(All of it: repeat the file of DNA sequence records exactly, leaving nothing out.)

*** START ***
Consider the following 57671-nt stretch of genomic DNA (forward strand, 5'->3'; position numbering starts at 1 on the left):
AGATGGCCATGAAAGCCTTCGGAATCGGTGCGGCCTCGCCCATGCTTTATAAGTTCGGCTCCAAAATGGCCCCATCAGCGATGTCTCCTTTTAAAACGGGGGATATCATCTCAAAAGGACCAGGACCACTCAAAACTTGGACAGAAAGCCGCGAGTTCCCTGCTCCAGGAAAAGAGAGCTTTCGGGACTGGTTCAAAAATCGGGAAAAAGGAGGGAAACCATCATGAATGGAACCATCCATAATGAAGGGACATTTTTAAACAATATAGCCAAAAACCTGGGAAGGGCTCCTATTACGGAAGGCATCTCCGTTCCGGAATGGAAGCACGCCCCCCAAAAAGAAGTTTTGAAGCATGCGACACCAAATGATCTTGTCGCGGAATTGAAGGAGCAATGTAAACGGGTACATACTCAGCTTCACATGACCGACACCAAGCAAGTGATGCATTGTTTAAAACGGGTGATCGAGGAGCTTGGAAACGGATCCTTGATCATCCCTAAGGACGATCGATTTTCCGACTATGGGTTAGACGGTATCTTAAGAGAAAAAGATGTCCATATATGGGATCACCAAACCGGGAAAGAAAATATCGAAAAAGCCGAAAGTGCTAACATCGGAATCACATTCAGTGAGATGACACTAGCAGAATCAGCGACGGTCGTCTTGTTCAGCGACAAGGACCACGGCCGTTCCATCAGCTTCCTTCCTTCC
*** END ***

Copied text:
Consider the following 57671-nt stretch of genomic DNA (forward strand, 5'->3'; position numbering starts at 1 on the left):
AGATGGCCATGAAAGCCTTCGGAATCGGTGCGGCCTCGCCCATGCTTTATAAGTTCGGCTCCAAAATGGCCCCATCAGCGATGTCTCCTTTTAAAACGGGGGATATCATCTCAAAAGGACCAGGACCACTCAAAACTTGGACAGAAAGCCGCGAGTTCCCTGCTCCAGGAAAAGAGAGCTTTCGGGACTGGTTCAAAAATCGGGAAAAAGGAGGGAAACCATCATGAATGGAACCATCCATAATGAAGGGACATTTTTAAACAATATAGCCAAAAACCTGGGAAGGGCTCCTATTACGGAAGGCATCTCCGTTCCGGAATGGAAGCACGCCCCCCAAAAAGAAGTTTTGAAGCATGCGACACCAAATGATCTTGTCGCGGAATTGAAGGAGCAATGTAAACGGGTACATACTCAGCTTCACATGACCGACACCAAGCAAGTGATGCATTGTTTAAAACGGGTGATCGAGGAGCTTGGAAACGGATCCTTGATCATCCCTAAGGACGATCGATTTTCCGACTATGGGTTAGACGGTATCTTAAGAGAAAAAGATGTCCATATATGGGATCACCAAACCGGGAAAGAAAATATCGAAAAAGCCGAAAGTGCTAACATCGGAATCACATTCAGTGAGATGACACTAGCAGAATCAGCGACGGTCGTCTTGTTCAGCGACAAGGACCACGGCCGTTCCATCAGCTTCCTTCCTTCC